Jeffress: Trump is right to hit back against Pelosi, Romney on ‘phony’ faith remarks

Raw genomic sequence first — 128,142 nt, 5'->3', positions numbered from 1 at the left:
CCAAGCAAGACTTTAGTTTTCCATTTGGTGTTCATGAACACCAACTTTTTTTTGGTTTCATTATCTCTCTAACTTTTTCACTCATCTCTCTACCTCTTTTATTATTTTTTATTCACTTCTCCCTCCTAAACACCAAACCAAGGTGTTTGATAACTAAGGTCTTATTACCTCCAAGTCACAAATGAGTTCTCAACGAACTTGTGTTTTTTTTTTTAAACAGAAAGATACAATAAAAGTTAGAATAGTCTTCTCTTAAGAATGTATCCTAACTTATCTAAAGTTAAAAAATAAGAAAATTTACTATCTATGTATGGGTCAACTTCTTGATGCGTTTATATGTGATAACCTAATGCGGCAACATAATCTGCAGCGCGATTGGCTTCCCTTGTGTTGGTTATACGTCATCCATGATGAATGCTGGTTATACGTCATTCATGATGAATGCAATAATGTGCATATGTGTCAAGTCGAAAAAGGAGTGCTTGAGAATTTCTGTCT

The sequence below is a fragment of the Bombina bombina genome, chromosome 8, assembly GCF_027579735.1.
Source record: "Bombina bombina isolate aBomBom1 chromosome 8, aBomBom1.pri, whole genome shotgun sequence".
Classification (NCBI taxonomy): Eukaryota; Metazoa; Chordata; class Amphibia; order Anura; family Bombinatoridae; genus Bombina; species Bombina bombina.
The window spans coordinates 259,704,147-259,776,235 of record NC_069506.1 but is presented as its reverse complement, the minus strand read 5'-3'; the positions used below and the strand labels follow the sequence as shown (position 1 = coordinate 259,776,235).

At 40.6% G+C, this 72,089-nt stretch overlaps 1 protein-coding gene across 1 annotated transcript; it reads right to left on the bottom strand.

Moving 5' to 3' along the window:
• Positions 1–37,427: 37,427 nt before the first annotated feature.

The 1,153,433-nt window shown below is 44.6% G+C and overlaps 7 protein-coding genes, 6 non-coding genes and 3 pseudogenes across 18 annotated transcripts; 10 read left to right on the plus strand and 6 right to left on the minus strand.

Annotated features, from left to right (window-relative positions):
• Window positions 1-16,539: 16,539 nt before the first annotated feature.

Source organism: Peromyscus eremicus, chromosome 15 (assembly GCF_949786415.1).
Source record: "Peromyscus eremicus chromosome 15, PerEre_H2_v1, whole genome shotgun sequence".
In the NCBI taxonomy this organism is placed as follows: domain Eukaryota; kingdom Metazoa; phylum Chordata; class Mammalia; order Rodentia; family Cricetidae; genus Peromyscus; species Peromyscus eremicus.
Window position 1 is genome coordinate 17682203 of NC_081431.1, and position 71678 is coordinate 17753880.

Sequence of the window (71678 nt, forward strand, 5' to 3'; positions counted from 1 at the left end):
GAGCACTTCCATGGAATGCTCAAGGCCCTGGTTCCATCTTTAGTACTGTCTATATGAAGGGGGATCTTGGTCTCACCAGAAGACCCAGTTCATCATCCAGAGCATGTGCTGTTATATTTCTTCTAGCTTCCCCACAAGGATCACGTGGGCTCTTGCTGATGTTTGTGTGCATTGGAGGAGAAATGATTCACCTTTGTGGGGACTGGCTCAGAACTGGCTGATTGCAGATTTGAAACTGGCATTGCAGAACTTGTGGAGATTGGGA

President Trump was right when he ripped House Speaker Nancy Pelosi and Utah Sen. Mitt Romney for their comments on faith surrounding the impeachment trial at the National Prayer Breakfast Thursday morning, First Baptist Church pastor Robert Jeffress told Fox News. “[Trump] absolutely hates phoniness…and the president thinks there’s something inherently phony about saying that you’re praying for him while you’re working 24/7 to destroy him,” the author of “Courageous: 10 Strategies for Thriving in a Hostile World,” told “Fox & Friends” Friday. “And, by the way, the Bible supports his skepticism,” the Dallas pastor added, quoting James: “We shouldn’t be blessing and cursing at the same time.” At Thursday’s prayer breakfast after being acquitted by the Senate, Trump, referring to Romney and Pelosi, said, “I don’t like people who use their faith as justification for doing what they know is wrong, nor do I like people who say, ‘I pray for you’ when they know that that’s not so.” Pelosi, who was four seats away when Trump made the comment, responded during her weekly press conference. “He’s talking about things he knows little about — faith and prayer,” Pelosi said. After someone told Trump that Jesus commands us to “love our enemies,” he asked Jeffress what the pastor thought about it. “I said, ‘Mr. President, to love your enemies means to want God’s best for them, but it doesn’t mean you’re going to be unified with them. Truth divides people.” “As long as this president speaks truth — especially about the sanctity of life, religious liberty — the Left is going to continue to hate him,” he said. “They’re going to continue to try to destroy him, and they’re not going to be holding hands with him singing kumbaya.” On Romney, who became the first senator in U.S. history to vote in favor of removing a president from his own party from office, Jeffress said, “I can understand why the president would think the decision was based more on self-promotion and bitterness than it was prayer.” “Mitt Romney has had vitriol against this president for years,” he explained. “It’s obvious he’s bitter that the American people rejected him two times for president and President Trump was able to do something he wasn’t.” Trump’s evangelical support, a key part of his conservative base, is steady with a 71 percent approval rating, according to the latest Fox News poll. “This impeachment process has really mobilized his evangelical base,” the pastor said, predicting a “landslide” in November. “I believe that evangelical turnout will be greater than even the historic turnout in 2016.”